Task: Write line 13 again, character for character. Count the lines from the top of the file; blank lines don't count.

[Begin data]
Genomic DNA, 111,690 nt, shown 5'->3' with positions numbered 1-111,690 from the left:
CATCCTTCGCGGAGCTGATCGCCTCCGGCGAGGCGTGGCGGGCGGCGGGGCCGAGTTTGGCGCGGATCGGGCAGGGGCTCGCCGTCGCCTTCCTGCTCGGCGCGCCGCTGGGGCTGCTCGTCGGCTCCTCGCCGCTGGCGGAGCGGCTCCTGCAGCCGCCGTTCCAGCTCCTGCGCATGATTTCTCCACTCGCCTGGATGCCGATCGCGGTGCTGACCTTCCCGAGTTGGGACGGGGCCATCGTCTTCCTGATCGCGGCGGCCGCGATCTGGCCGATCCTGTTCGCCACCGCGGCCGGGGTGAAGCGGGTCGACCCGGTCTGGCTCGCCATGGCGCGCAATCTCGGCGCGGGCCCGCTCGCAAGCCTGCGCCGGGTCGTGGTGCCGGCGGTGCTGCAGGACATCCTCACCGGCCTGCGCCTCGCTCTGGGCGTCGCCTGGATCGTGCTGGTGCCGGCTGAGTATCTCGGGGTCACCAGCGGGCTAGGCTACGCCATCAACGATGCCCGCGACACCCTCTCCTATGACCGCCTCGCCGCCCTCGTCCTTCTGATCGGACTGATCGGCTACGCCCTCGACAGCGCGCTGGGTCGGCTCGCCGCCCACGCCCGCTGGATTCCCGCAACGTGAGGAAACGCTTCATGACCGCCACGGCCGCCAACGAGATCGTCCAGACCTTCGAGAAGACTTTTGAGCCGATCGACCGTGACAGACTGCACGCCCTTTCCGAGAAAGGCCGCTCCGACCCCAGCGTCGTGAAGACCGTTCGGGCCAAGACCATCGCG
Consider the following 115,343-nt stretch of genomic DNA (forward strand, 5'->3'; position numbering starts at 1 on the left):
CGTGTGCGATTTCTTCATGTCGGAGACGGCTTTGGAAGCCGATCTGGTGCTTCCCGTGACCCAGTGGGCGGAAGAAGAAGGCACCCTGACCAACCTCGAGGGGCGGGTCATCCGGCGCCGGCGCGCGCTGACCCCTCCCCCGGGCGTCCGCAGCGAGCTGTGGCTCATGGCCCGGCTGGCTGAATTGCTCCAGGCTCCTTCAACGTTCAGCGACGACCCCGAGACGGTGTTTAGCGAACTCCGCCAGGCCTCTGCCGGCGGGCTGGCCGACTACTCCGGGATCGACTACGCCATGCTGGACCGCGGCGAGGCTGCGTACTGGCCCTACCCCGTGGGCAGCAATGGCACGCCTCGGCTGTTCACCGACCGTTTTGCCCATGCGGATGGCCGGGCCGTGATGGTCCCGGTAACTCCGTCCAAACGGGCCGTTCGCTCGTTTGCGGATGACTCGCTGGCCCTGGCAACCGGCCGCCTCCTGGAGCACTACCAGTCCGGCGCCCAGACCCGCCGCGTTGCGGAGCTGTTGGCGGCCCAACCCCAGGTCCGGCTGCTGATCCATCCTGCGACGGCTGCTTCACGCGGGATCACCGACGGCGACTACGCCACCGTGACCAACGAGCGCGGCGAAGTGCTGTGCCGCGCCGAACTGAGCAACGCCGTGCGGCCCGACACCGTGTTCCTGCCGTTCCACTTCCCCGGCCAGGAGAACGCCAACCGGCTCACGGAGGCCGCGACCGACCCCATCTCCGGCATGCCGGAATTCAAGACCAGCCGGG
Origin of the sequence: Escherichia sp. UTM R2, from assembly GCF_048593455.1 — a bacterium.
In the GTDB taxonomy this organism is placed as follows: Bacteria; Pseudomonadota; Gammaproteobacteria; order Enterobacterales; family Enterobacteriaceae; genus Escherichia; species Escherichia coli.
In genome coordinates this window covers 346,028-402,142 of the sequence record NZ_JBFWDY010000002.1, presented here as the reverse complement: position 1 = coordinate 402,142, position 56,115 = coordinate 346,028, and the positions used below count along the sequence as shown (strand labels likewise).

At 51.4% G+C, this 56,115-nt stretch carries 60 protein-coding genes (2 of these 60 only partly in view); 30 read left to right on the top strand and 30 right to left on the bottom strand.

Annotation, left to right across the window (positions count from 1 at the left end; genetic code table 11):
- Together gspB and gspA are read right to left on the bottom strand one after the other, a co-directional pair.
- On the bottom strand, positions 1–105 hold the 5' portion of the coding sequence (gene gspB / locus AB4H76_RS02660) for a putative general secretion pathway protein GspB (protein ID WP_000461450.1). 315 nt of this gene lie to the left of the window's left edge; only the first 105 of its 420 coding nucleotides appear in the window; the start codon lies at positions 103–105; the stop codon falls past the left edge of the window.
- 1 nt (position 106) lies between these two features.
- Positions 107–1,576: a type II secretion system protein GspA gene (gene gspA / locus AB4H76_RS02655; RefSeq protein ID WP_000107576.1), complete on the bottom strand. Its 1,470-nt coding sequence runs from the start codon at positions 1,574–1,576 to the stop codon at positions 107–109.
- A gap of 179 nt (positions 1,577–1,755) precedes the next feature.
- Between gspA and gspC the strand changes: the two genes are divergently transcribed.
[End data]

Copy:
- Positions 107–1,576: a type II secretion system protein GspA gene (gene gspA / locus AB4H76_RS02655; RefSeq protein ID WP_000107576.1), complete on the bottom strand. Its 1,470-nt coding sequence runs from the start codon at positions 1,574–1,576 to the stop codon at positions 107–109.